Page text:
The profound issues raised by this conflict prompted an orgy of probing analysis and vibrant debate among political journalists, party spokespeople and various partisan loyalists over who was being dishonest and Outrageous (indeed, so weighty and consequential is this showdown that it even subordinated the day’s prior top news story involving the scheduling snafus of Sarah Palin and Michelle Bachmann in Iowa).  Thankfully, we have a free and adversarial watchdog media in this nation to sort out the competing claims and to keep the citizenry informed and focused with respect to the Wednesday/Thursday conflict, which is what produced this aforementioned Tweet:

@ChuckTodd

Going on #hardball now to talk about the day of Washington gamesmanship re: speech to Congress

Ari Berman: The GOP War on Voting

In a campaign supported by the Koch brothers, Republicans are working to prevent millions of Democrats from voting next year

As the nation gears up for the 2012 presidential election, Republican officials have launched an unprecedented, centrally coordinated campaign to suppress the elements of the Democratic vote that elected Barack Obama in 2008. Just as Dixiecrats once used poll taxes and literacy tests to bar black Southerners from voting, a new crop of GOP governors and state legislators has passed a series of seemingly disconnected measures that could prevent millions of students, minorities, immigrants, ex-convicts and the elderly from casting ballots. “What has happened this year is the most significant setback to voting rights in this country in a century,” says Judith Browne-Dianis, who monitors barriers to voting as co-director of the Advancement Project, a civil rights organization based in Washington, D.C.

Amanda Marcotte: Rick Perry’s Demeaning Abortion Doctrine

The Texas governor’s real anti-abortion agenda – enforcing sexual abstinence – not only insults women; it doesn’t work

Rick Perry’s chances at passing himself off as a reasonable Republican were diminished considerably yet again this week, when the Centre for Reproductive Rights secured a victory against a draconian anti-abortion regulation Perry rushed through the legislature in May, claiming while doing so that it was an emergency measure. When US district judge Sam Sparks rejected the law and blocked enforcement, he created an occasion for the national media to look more closely at Perry’s record on women’s rights. What they’ll find is that Perry goes far beyond the usual anti-abortion platitudes: he not only bears a zealous hatred of abortion rights, but also a hostility to contraception and sex education.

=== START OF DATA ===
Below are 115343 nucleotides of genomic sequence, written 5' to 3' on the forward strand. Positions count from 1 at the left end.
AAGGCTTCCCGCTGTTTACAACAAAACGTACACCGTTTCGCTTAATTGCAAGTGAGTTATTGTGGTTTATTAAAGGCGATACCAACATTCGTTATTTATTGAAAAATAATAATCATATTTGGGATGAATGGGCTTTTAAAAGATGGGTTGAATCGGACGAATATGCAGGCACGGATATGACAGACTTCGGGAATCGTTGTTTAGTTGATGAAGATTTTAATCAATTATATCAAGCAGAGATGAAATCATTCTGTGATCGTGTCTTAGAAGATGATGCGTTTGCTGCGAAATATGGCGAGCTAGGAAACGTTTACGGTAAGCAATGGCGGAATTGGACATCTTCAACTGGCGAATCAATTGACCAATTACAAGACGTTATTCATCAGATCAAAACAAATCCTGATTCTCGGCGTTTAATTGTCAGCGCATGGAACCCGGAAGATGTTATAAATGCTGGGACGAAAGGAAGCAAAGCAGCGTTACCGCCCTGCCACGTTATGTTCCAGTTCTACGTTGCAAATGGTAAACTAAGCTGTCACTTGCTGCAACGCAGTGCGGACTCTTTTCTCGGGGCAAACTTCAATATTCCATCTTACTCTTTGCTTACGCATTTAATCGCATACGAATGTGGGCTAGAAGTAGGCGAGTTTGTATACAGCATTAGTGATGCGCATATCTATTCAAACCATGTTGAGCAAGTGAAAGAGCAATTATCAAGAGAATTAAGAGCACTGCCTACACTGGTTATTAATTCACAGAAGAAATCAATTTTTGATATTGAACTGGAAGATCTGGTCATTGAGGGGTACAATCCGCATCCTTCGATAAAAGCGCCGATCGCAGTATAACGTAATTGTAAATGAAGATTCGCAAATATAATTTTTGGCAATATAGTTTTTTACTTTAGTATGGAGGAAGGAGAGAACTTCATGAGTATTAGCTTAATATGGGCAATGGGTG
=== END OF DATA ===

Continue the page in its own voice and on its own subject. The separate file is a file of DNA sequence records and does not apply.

E. J. Dionne, Jr. Obama’s Paradox Problem

Call it the Party-of-Government Paradox: If the nation’s capital looks dysfunctional, it will come back to hurt President Obama and the Democrats, even if the Republicans are primarily responsible for the dysfunction.

Then there is the Bipartisanship Paradox: No matter how far the president bends over backward to appeal to or appease the Republicans-no matter how nice, conciliatory, friendly or reasonable he tries to be-voters will judge him according to the results. And the evidence since 2009 is that accommodation won’t get Obama much anyway.

This creates the Election Paradox: Up to a point, Republicans in Congress can afford to let their own ratings fall well below the president’s, as long as they drag him further into negative territory. If the president’s ratings are poor next year, Democrats won’t be able to defeat enough Republicans to take back the House and hold the Senate. The GOP can win if the mood is terribly negative toward Washington because voters see Obama as the man in charge.

Michael Deibert: The U.N. in Haiti: Time to Adapt or Time to Go

In the summer of 2009, visiting Haiti for the first time after an absence of three years, I found the country in better shape than at any time since I started visiting there in 1997.

Three years after the inauguration of René Préval as Haiti’s president (after the two-year tenure of an unelected interim government), the population of Haiti’s capital, Port-au-Prince, again felt safe enough to patronize downtown bars and kerosene-lit roadside stands late into the evening, where once armed gangs controlled entire neighborhoods. Billboards that once praised the infallibility of a succession of maximum leaders instead carried messages about the importance of respect between the population and the police, or decrying discrimination against the disabled.

1 comment

  1. TMC